Say you decide it’s time to get in shape. You start a workout plan and a diet. You are willing to do whatever it takes: jog, eat right, go on brisk walks, lift weights, the works. But as for those sit ups and crunches? Nope! Not happening!
We know it’s such a critical part of the body, however, it’s uncomfortable to work on our core and the results are so hard to see. It’s not like you’re ever going to get that elusive six-pack anyway, right? So, why bother?
Side Note: have you ever participated in a Twitter Chat? They’re amazing. The Human Resources space has quite a few good ones, including HR Hour and SHRM Next Chat. The cool thing about a Twitter Chat is that it’s fast-paced, so your initial quick thoughts are usually what you are going to tweet.
On the HR Hour Twitter Chat, a question was posed:
“How best would you describe how HR supports the world of work?” All of a sudden, it dawned on me! HR is the core, the abs, of the organization. Here are a few reasons why:
It’s Tough to See Immediate Results
Unlike most other muscles, building a strong core is also dependent on many indirect factors, like a great diet. If you do not eat right while doing those crunches with regularity, seeing a toned core will be unlikely. It requires a continuous effort.
Similarly, if an organization does not have a continuous and holistic commitment to the HR function, seeing results will be unlikely. In business, the first question that goes into any continued commitment (or investment) is, “What is the ROI?” That question is often followed up by, “How quickly can that ROI be realized?”
Take, for example wellness, programs. Stephen Miller of SHRM stated the following, “Given the challenges of showing that wellness programs produce a sustained return on investment through a reduction in health claims cost, proponents of wellness initiatives are increasingly pointing to the indirect benefits of these programs.”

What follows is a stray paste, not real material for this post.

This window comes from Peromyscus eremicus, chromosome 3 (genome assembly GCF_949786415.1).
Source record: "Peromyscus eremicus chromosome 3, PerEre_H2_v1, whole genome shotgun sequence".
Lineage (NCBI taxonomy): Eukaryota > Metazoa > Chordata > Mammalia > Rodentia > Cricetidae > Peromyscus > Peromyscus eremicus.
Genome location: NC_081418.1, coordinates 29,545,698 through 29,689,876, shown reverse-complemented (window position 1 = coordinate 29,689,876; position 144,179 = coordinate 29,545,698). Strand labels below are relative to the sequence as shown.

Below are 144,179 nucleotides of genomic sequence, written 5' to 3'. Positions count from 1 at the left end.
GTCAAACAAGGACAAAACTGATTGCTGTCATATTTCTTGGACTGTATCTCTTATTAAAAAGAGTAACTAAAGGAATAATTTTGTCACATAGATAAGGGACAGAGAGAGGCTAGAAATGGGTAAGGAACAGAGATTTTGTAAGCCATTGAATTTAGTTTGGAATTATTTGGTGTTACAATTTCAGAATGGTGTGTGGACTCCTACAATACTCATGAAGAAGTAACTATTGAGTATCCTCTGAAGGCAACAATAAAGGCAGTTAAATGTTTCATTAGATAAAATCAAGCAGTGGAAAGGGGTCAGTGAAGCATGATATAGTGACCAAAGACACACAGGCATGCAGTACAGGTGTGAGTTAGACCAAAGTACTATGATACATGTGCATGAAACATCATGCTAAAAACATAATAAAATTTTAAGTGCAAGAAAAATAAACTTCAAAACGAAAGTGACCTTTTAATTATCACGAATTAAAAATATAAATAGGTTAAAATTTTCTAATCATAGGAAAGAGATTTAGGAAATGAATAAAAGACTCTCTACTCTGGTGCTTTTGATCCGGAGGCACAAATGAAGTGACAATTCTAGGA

It is my belief that the ROI associated with HR functions can be direct, but also indirect. And let’s not forget the many indirect factors that go into building up those strong core muscles.
The Function that Benefits Many Other Functions
This quote says it all. And we can easily adjust the quote to say, “HR is the part of an organization that exists so all of the functions of the organization will work in harmony.” Departments, managers, leaders and employees depend on HR like no other function of the organizational body. From onboarding, compliance, employee relations, benefits and compensation; every person and/or department will work with various HR specialties at some point to keep the organization and/or themselves in sync.
If the core (HR) is not strong, the organization will soon see other parts (of the body) start to break down.
Elite Athletes (Organizations) Realize the Importance of HR
Over and over again, if you look at the characteristics of a high-performing organization, functions related to HR are at the top of the list.
The American Management Association completed a survey asking respondents about the characteristics they associated with high performance. High-performing organizations were defined by revenue growth, market share, profitability, and customer satisfaction. The characteristics of higher-performing organizations were identified as the following:
- Their leaders are clear, fair, and talent-oriented. They are more likely to promote the best people for the job, make sure performance expectations are clear, and convince employees that their behaviors affect the success of the organization.
- Their employees are more likely to think the organization is a good place to work. They also emphasize a readiness to meet new challenges and are committed to innovation.
- They are superior in terms of clarifying performance measures, training people to do their jobs, and enabling employees to work well together.
- They are more likely to adhere to high ethical standards throughout the organization.
As you can see, each of these characteristics are uniquely tied to HR.
Similar to how a strong HR adds value to any and all organizations, a strong core is important for bodies. Dr. Gabe Free, a D.C.-based strength and conditioning specialist stated, “Even distance running, where people don’t always think that core is important, it’s actually key for posture.”
HR practitioners must know that they are the core of the organization. They are needed for harmony, posture and strength.
Fun Fact: It is also important note that a strong core does not always equate to a six-pack! However, we should still strive to do the best we can!
Join us for the next Twitter chat! What are some other Business and/or HR related Twitter chats that you like?